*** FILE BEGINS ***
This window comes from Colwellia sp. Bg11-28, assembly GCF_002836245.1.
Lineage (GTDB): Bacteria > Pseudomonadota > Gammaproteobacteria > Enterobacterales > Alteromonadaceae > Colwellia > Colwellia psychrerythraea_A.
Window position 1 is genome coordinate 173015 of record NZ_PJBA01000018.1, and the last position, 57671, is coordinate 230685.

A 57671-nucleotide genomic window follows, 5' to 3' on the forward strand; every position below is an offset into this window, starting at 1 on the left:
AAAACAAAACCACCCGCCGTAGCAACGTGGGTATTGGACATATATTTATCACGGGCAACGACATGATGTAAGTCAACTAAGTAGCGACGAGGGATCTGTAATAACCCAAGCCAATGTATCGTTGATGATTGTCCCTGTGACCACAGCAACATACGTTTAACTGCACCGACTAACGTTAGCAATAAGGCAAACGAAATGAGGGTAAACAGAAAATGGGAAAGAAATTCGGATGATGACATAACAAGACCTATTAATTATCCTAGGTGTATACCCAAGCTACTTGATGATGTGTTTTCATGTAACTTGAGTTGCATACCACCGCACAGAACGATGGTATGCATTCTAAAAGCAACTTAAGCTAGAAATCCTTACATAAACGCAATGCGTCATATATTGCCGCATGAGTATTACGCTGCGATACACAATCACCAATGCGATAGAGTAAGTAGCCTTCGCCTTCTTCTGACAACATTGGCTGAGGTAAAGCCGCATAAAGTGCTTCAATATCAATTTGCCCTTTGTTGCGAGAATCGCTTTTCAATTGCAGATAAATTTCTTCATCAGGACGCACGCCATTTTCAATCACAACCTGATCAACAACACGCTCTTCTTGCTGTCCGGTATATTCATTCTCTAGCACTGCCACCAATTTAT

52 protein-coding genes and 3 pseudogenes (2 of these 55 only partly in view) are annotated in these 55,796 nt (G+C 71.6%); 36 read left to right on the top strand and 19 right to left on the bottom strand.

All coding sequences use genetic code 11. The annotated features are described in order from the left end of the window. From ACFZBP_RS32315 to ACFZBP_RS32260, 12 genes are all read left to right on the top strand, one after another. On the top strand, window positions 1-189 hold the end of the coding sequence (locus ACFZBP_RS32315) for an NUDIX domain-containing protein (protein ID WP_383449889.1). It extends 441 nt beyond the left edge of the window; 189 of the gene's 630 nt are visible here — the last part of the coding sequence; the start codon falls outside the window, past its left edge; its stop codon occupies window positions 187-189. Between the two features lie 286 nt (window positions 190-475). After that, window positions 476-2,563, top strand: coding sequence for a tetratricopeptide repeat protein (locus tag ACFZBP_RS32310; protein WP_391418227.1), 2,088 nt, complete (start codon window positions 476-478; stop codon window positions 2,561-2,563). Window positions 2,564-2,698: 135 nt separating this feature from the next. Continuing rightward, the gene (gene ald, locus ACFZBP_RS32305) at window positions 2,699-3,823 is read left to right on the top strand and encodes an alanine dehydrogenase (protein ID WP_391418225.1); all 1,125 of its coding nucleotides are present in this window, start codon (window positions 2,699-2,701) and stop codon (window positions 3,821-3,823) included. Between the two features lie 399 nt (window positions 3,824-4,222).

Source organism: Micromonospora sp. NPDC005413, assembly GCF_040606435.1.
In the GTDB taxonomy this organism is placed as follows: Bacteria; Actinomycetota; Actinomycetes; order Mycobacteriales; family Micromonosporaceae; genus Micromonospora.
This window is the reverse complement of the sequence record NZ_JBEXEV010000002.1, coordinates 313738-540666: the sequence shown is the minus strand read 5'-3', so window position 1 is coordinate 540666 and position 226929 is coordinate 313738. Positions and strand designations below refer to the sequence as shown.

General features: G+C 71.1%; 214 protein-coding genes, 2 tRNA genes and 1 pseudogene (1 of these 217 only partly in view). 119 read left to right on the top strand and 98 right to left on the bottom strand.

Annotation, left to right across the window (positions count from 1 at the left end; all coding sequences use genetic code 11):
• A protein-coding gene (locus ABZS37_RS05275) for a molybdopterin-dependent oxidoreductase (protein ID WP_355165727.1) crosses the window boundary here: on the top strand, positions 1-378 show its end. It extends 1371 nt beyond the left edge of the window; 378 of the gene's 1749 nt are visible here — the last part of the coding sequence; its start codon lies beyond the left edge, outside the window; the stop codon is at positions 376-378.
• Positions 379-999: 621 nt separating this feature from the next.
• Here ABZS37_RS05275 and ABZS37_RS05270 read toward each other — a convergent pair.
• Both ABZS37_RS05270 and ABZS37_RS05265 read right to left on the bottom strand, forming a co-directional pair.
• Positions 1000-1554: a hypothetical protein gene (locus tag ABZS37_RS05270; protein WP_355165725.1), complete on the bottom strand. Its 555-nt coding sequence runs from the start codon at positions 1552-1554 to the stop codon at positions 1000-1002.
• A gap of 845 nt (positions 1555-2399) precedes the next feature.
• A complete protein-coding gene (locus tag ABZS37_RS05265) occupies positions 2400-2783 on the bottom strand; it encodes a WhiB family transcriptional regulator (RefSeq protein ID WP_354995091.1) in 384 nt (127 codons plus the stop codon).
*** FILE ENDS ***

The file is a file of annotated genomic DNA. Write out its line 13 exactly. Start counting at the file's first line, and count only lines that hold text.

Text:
• A protein-coding gene (locus ABZS37_RS05275) for a molybdopterin-dependent oxidoreductase (protein ID WP_355165727.1) crosses the window boundary here: on the top strand, positions 1-378 show its end. It extends 1371 nt beyond the left edge of the window; 378 of the gene's 1749 nt are visible here — the last part of the coding sequence; its start codon lies beyond the left edge, outside the window; the stop codon is at positions 376-378.